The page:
Brett Lucas is the Learning Technologist and Website Developer at the English Subject Centre.
The Student Experience of E-learning and E-resources
What exactly are the next generation of students like? Have you had enough ‘PowerPoint puff’… would you like to uncover the truth? Two fascinating reports have recently been released which debunk many of the myths about technology-enhanced teaching and provide some important food for thought. The JISC Student Expectations Study, published in September 2007, looked at current
provision levels at school/college and student expectations of ICT provision at university.
The second report, commissioned by the British Library and JISC, and published in January 2008, entitled Information Behaviour of the Researcher of the Future, looks at how the specialist researchers are likely to access and interact with resources in 5–10 years’ time.
There is an interesting podcast to accompany the report too
19th-Century Newspapers Resource Launched
A new resource is available free of charge to all higher education and further education institutions courtesy of the JISC. It offers national, regional and local 19th century British newspapers, taken directly from the holdings of the British Library. The collection contains over two million from 48 titles and unlocks extensive newspaper content which is invaluable for the researching and studying of 19th-century history.
Two Fascinating Must-see Plenaries
If you weren’t able to come to Renewals, the Subject Centre’s 2007 conference last year, then you certainly missed the interesting plenary sessions by Alan Liu (Knowledge 2.0?: The University and Web 2.0) and Richard Miller (Reading in Slow Motion: The Humanities and the Work of the Moment). Fortunately, you can view the lectures in the Subject Centre’s mediaplayer …
• What Every Student Should Know About Researching Online
by David Munger and Shireen Campbell
Publisher: Pearson, 2007 ISBN: 978-0321445315
• Internet Research Skills by Niall O Dochartaigh Publisher: Sage 2007 ISBN: 978-1412911139
Can you see the educational potential of social networking tools for your students or year groups? … or would you like to set one up for your staff or research colleague or even as an alternative to a website for a forthcoming conference? Ning is an online service that enables you to set up your very own network complete with personal pages, forums, video and photo sharing, etc.
If you would like to understand social networking a little better then navigate to this JISC document:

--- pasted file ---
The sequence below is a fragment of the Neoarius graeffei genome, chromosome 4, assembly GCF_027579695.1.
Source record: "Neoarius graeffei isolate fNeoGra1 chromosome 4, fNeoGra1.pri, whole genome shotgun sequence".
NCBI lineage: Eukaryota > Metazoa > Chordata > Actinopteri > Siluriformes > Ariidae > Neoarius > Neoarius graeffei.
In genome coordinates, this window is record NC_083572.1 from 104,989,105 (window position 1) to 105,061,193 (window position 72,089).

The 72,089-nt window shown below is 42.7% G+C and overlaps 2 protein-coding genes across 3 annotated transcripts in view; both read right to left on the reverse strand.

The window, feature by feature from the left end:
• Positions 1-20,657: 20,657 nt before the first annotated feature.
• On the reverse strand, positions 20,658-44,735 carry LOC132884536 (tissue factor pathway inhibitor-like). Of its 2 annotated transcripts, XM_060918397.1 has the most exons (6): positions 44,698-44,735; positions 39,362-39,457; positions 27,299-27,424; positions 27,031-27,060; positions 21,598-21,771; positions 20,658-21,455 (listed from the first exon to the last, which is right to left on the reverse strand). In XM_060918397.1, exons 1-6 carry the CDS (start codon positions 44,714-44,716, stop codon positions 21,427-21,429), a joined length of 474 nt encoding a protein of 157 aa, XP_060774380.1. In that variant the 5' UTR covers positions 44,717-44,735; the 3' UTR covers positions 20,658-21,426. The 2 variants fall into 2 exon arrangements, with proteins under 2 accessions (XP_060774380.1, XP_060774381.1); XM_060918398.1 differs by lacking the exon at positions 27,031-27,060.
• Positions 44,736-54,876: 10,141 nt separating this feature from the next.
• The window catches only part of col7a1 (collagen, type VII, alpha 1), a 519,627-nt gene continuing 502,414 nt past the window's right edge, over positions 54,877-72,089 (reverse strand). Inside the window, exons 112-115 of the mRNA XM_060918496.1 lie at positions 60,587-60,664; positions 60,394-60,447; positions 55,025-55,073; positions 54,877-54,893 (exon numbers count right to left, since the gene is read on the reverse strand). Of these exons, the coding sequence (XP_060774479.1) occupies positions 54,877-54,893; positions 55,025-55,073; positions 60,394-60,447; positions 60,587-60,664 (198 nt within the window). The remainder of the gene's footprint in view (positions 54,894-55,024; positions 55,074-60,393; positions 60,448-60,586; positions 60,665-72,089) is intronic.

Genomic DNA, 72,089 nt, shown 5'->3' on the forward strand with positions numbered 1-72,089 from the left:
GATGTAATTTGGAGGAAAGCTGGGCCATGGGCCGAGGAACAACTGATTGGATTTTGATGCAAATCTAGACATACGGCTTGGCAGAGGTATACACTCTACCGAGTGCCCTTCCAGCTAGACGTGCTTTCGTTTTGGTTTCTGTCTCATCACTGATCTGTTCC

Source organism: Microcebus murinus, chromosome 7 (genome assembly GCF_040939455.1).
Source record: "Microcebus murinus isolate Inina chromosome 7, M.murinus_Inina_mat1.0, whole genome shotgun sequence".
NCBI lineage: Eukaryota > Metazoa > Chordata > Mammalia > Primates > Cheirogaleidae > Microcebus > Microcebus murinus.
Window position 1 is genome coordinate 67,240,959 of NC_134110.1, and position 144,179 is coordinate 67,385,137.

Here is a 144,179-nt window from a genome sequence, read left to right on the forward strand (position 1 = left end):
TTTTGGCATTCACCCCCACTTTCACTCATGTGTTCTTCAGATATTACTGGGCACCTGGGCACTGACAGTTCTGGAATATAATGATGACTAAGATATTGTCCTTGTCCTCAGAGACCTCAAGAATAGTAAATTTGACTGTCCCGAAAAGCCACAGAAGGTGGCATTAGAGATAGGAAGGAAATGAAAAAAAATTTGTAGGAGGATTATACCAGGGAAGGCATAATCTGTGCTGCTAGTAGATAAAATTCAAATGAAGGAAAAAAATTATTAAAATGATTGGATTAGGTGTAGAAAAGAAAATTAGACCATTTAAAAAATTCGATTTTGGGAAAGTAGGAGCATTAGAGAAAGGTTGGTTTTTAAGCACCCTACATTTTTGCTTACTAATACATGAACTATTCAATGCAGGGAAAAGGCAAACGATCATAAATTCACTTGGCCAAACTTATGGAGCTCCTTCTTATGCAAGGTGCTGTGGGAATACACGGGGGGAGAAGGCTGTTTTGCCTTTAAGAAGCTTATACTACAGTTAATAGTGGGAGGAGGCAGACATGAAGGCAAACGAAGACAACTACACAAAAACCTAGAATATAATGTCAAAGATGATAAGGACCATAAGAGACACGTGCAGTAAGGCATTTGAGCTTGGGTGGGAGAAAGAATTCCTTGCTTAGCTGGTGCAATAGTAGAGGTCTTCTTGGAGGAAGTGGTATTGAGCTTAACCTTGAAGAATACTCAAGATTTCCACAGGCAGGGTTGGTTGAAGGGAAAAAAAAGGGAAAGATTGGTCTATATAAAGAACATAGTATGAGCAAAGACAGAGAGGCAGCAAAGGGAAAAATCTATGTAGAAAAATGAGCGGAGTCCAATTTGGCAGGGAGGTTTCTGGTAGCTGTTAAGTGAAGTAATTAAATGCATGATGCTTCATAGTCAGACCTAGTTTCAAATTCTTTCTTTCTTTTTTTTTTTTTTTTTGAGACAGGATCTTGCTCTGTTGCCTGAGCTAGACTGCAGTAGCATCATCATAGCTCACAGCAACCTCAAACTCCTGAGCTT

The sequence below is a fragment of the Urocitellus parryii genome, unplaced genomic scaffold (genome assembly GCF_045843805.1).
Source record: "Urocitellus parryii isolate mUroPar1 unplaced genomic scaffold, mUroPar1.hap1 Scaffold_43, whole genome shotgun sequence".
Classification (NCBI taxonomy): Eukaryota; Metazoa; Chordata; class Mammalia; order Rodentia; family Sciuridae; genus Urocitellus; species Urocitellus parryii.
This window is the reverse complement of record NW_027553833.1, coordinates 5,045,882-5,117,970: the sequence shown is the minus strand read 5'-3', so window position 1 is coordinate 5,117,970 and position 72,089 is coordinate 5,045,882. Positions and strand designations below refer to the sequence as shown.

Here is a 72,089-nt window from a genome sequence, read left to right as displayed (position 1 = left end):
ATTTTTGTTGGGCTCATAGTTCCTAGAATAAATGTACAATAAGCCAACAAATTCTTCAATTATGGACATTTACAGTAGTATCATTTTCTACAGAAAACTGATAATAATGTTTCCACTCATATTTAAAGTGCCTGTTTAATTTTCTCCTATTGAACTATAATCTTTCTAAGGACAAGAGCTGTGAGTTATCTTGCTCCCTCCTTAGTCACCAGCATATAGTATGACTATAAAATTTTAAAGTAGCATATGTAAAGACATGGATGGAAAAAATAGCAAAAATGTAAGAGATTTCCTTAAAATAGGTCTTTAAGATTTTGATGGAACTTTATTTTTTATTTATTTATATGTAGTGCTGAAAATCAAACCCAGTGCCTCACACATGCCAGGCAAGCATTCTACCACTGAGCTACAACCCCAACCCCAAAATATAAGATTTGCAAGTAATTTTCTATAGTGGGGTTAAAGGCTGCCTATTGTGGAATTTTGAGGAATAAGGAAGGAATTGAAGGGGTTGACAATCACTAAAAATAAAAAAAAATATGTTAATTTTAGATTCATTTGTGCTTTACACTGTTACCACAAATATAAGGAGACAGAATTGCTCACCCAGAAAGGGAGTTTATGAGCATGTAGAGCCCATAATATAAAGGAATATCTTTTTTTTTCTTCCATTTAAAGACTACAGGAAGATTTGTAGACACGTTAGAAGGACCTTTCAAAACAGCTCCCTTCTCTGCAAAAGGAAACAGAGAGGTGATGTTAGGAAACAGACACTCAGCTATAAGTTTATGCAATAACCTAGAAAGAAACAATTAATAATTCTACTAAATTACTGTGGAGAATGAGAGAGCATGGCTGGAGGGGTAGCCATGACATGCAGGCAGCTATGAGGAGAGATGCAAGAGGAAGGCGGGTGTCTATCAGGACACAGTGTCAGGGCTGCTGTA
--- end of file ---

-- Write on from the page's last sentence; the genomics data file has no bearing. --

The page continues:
Web 2.0 and Social Software: An Introduction
This web-based tool enables you to build up your favourite online video collections from around the web (a browser plug-in enables you to save directly when you find web video you like) … organise them and then play your videos wherever you want to share them with your students by embedding them in a web page, class blog, Facebook, Myspace etc.
Imagine you had the ability to upload an image or video to a webspace for your students to access and annotate by posting their responses to it, all viewable by everyone else who has access. Sound interesting? Voicethread is quite simply an amazing tool and one that has enormous potential. The software allows you to weave conversations around images, documents and videos. These conversations need not just be text; they can be video or audio messages presented via a webcam/headphones. The visual layout is great and the outputs can be embedded in other web pages beyond the site itself. The creators have even set-up a site specifically for those with institutional software difficulties! Follow ‘Browse’ on the home page for lots of examples of how to use it http://voicethread.com/ or the educational version http://ed.voicethread.com/
Quivic is a quick video converter – get it? Anyway, this useful piece of software allows you to download video from YouTube and convert it for playback on a PC, iPod, mobile phone or PSP. A demo is available with limited function (30 seconds only) but £10 buys you the program. No need to worry about the web connection anymore!
90+ Online Photography Tools and Resources
The site names speaks for itself … definitely everything you ever wanted to know …
Darik’s Boot and Nuke
This free resource will completely wipe your hard drive … so this is a good way of preventing identity theft and an essential tool if you are replacing old kit and don’t fancy taking a hammer to your hard drive! It’s also useful for comprehensively cleaning your system of viruses and spyware
Focus on …
Open Educational Resources
Putting together online courses can be very time-consuming but it is well worth the effort. Until fairly recently, if you were looking for inspiration it has been difficult to find inspiring examples of online taught courses from other institutions because of password restrictions. Now, thanks to the rise and rise of ‘Open Courseware Initiatives’ (OCI) more and more e-learning materials are being placed online for anyone to peruse, download and use. OCI has been pioneered by Massachusetts Institute of Technology. Have a look and check out their English literature offerings at http://ocw.mit.edu/OcwWeb/Literature/index.htm. The UK has recently joined the party with several high-profile launches, including the resources at the Open University’s OpenLearn (http://openlearn.open.ac.uk/) and Nottingham’s nascent Unow (http://unow.nottingham.ac.uk/).
Other bits and bobs …
What is a Tiny URL?
The URLs that you see on this page were generated by a free utility which takes long URLs and resizes them for you. Access the utility yourself at http://tinyurl.co.uk
• Where possible I try to recommend software that is
open source, free of charge, copyright cleared,
shareware or freeware.
• All URLs on this page were last accessed in February 2008.
• You can access all the links on this page directly in the online version of the Newsletter.